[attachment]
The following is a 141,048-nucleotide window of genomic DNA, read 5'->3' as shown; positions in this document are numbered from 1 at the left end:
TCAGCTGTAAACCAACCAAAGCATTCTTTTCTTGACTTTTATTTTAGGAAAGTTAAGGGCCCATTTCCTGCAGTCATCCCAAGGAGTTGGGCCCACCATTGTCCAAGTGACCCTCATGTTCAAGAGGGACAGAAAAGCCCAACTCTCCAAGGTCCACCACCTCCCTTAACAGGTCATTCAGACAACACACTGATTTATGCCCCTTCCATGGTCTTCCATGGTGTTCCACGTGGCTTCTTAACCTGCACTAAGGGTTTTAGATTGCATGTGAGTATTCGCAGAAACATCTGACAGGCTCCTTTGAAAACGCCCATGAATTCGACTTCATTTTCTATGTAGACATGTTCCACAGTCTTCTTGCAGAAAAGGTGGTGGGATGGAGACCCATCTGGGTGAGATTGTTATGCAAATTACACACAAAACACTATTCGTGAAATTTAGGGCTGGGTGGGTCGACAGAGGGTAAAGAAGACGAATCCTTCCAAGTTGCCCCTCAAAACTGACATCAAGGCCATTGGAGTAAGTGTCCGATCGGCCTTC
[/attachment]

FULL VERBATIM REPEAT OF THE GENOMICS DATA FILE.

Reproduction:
The following is a 141,048-nucleotide window of genomic DNA, read 5'->3' as shown; positions in this document are numbered from 1 at the left end:
TCAGCTGTAAACCAACCAAAGCATTCTTTTCTTGACTTTTATTTTAGGAAAGTTAAGGGCCCATTTCCTGCAGTCATCCCAAGGAGTTGGGCCCACCATTGTCCAAGTGACCCTCATGTTCAAGAGGGACAGAAAAGCCCAACTCTCCAAGGTCCACCACCTCCCTTAACAGGTCATTCAGACAACACACTGATTTATGCCCCTTCCATGGTCTTCCATGGTGTTCCACGTGGCTTCTTAACCTGCACTAAGGGTTTTAGATTGCATGTGAGTATTCGCAGAAACATCTGACAGGCTCCTTTGAAAACGCCCATGAATTCGACTTCATTTTCTATGTAGACATGTTCCACAGTCTTCTTGCAGAAAAGGTGGTGGGATGGAGACCCATCTGGGTGAGATTGTTATGCAAATTACACACAAAACACTATTCGTGAAATTTAGGGCTGGGTGGGTCGACAGAGGGTAAAGAAGACGAATCCTTCCAAGTTGCCCCTCAAAACTGACATCAAGGCCATTGGAGTAAGTGTCCGATCGGCCTTC